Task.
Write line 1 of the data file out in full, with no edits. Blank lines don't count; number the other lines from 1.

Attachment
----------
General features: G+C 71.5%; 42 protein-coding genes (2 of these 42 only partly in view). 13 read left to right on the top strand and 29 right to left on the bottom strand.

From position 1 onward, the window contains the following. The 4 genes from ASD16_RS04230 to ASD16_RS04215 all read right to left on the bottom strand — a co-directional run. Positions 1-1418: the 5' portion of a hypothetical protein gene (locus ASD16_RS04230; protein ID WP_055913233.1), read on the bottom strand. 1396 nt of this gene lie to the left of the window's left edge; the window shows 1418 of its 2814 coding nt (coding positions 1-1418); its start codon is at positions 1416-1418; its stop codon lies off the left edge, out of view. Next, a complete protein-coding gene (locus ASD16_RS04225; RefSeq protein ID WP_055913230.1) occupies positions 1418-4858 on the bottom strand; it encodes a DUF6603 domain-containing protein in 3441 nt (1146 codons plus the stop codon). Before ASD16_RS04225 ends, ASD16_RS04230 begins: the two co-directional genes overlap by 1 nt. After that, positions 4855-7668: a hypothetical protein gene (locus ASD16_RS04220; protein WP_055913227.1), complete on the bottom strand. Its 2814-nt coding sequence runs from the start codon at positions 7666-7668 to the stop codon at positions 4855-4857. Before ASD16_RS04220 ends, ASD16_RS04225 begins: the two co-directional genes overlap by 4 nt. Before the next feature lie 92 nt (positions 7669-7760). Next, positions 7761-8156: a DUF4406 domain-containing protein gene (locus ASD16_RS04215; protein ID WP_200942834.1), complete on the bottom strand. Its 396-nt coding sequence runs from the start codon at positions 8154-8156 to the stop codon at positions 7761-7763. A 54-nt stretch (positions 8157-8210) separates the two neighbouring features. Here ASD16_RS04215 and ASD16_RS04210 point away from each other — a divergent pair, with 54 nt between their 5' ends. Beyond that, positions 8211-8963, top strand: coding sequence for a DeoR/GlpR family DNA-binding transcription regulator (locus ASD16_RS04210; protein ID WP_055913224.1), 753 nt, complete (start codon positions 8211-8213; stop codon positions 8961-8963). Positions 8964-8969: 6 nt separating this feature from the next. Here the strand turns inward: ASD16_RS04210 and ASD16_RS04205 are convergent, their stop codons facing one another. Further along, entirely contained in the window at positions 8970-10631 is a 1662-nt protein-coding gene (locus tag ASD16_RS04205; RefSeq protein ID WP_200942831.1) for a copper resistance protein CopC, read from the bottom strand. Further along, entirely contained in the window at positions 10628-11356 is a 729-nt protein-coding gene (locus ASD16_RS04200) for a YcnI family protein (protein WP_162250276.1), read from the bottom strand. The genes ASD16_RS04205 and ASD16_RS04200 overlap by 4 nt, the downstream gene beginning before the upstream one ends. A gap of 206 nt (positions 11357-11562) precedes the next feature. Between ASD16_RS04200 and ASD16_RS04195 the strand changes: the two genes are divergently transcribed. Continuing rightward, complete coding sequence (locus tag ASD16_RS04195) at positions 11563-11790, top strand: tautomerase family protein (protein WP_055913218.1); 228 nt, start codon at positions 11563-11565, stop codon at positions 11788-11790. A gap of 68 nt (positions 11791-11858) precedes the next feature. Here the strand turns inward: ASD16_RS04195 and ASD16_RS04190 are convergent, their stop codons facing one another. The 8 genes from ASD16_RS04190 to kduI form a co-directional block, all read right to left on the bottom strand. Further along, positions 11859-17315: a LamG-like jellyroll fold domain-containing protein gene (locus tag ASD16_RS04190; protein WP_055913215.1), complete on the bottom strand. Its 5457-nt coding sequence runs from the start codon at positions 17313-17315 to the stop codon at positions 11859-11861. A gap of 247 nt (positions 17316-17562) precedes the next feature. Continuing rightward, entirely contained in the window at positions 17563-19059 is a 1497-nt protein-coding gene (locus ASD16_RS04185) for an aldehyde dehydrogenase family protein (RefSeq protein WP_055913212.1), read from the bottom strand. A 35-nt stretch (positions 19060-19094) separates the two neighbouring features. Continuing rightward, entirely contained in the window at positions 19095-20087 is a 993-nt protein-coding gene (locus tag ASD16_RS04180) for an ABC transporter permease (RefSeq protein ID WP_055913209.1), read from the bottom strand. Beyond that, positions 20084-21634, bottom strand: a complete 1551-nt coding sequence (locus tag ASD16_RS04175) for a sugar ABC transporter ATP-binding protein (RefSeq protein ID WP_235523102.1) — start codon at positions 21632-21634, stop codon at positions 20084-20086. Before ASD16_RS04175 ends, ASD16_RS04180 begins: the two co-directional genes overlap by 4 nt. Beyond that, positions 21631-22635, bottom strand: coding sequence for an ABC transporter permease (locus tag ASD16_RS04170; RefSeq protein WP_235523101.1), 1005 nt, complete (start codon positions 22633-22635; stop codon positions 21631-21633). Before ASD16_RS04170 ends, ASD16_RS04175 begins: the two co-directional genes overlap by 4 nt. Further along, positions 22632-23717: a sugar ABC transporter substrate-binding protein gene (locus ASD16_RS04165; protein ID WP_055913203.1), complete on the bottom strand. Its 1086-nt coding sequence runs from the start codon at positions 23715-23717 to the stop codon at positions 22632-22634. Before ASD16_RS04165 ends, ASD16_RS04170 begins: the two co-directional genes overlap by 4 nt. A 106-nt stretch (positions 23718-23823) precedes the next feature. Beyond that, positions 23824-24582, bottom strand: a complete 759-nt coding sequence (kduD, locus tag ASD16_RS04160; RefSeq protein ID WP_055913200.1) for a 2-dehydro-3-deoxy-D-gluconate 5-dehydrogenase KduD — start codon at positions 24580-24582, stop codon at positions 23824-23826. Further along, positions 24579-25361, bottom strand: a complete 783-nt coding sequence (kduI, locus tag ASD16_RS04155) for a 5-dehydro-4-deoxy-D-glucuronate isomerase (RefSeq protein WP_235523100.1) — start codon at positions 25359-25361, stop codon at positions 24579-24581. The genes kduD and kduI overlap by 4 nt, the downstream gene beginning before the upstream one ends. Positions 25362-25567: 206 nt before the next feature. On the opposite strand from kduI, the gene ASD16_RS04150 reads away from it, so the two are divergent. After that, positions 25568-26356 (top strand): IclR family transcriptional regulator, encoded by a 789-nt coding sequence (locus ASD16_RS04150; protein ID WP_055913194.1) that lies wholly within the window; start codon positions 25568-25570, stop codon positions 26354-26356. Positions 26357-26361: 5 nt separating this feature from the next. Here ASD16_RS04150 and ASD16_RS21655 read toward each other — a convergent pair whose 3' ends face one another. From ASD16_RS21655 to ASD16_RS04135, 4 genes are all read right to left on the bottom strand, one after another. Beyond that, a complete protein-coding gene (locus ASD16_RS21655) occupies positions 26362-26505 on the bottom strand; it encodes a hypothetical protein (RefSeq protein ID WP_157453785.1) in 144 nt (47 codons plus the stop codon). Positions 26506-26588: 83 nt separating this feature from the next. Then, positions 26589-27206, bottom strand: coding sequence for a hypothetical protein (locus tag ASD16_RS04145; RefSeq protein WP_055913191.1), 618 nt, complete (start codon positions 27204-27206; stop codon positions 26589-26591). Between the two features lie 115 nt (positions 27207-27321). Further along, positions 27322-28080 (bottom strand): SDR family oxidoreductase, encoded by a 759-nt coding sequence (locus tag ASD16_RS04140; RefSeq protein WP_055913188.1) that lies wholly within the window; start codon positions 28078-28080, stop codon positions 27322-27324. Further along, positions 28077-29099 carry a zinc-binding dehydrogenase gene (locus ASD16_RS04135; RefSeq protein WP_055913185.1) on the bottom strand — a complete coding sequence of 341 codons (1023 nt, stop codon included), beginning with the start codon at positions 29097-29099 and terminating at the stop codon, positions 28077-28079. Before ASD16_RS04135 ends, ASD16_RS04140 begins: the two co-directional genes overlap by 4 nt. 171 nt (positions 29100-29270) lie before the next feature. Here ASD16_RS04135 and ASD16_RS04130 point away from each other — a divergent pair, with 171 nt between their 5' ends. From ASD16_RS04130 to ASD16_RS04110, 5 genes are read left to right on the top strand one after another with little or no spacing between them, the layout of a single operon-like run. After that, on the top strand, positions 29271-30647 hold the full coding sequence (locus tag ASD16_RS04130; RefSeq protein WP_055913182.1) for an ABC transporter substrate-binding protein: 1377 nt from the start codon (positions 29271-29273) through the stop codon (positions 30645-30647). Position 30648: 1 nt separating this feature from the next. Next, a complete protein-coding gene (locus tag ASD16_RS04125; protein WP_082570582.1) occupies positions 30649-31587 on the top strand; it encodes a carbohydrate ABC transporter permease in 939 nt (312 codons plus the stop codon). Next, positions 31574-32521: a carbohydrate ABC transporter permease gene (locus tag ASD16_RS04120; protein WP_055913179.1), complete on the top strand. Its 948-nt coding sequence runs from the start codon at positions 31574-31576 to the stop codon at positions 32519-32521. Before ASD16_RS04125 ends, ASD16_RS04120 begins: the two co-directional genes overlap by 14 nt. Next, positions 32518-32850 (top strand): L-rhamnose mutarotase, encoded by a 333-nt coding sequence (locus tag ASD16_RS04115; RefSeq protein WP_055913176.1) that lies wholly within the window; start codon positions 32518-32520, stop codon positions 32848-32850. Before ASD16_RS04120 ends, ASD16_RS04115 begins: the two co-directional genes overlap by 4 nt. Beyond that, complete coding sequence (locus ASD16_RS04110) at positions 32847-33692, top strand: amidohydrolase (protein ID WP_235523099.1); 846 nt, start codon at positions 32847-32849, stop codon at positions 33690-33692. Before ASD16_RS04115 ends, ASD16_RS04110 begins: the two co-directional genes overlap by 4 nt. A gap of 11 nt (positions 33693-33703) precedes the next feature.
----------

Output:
General features: G+C 71.5%; 42 protein-coding genes (2 of these 42 only partly in view). 13 read left to right on the top strand and 29 right to left on the bottom strand.